Great performances save this rather mounted film
Apart from the singing, sound mixing, some strong performances and beautiful costume designs, there isn’t really anything to point out that’s different from or better than the 1998 version. Except with Anne Hathaway (Fantine) and Eddie Redmayne (Marius), I never felt a strong connection with the other major characters, including Hugh Jackman, Russell Crowe and Amanda Seyfried. In fact I thought the supporting cast of Sacha Baron Cohen, Helena Bonham Carter, and the kid Daniel Huttlestone outshined them despite their shorter air times. But the huge number of cast members mentioned above only goes to show that they were huge factors in making the film more entertaining and less boring than what it could have been.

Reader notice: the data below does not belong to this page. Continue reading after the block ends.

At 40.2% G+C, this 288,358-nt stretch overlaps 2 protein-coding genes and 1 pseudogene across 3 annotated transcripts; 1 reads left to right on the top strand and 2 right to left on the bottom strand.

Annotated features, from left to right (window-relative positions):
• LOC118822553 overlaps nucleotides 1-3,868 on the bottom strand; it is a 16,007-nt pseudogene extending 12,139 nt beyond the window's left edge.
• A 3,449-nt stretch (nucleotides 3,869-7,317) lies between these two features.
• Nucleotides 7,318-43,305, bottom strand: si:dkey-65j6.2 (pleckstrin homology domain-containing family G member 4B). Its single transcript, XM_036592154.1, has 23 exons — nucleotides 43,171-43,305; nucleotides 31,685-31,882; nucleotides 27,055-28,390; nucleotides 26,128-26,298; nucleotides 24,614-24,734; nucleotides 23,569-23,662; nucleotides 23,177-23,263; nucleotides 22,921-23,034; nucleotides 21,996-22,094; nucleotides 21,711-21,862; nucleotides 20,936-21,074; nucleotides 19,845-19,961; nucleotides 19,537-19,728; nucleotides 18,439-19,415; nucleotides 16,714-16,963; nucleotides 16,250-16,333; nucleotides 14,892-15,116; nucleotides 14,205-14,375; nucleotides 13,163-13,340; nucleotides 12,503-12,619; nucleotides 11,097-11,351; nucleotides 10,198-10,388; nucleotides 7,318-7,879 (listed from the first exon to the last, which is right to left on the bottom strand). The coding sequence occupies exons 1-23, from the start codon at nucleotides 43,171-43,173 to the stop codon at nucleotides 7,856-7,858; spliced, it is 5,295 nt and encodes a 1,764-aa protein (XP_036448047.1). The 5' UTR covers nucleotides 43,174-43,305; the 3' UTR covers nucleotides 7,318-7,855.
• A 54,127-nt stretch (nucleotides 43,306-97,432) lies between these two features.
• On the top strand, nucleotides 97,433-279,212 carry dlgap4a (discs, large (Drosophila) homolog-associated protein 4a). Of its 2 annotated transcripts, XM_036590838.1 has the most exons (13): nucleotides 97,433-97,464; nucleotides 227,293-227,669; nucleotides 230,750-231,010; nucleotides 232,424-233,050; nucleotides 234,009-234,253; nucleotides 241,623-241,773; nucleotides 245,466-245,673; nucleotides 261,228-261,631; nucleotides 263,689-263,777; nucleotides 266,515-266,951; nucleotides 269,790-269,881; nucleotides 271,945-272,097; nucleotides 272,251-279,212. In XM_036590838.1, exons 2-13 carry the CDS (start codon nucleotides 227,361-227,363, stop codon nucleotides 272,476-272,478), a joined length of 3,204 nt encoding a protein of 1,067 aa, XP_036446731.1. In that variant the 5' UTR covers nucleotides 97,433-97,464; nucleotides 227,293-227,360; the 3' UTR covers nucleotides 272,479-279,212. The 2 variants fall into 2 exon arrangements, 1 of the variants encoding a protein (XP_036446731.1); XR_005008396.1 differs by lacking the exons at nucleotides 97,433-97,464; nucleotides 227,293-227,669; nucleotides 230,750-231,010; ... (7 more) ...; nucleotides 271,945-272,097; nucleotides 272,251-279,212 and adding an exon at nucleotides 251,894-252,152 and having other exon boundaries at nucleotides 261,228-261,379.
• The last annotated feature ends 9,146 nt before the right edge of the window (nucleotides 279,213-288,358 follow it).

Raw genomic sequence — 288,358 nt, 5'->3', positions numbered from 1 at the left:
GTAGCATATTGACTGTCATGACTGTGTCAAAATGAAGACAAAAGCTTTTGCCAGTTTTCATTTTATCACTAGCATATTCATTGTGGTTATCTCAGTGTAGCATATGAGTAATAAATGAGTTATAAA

Director Tom Hooper made some wise decisions to be able to pull off a musical movie without making the set seem too stagey. However, there were definitely times where it distracted me a bit and it weakened the believability of the film. Where he fails more though, is in keeping the momentum midway. After Hathaway belches out “I Dreamed a Dream”, my interest in the film dwindled more and more. None of the remaining scenes save the supporting cast’s defining moments were able to keep me glued. The film may have been difficult to pull off, but that doesn’t excuse it from being artificial and climaxing way too early. It’s a long, flawed, yet painstakingly well-made movie. Not my favorite version of Les Misérables, but still good enough to enjoy.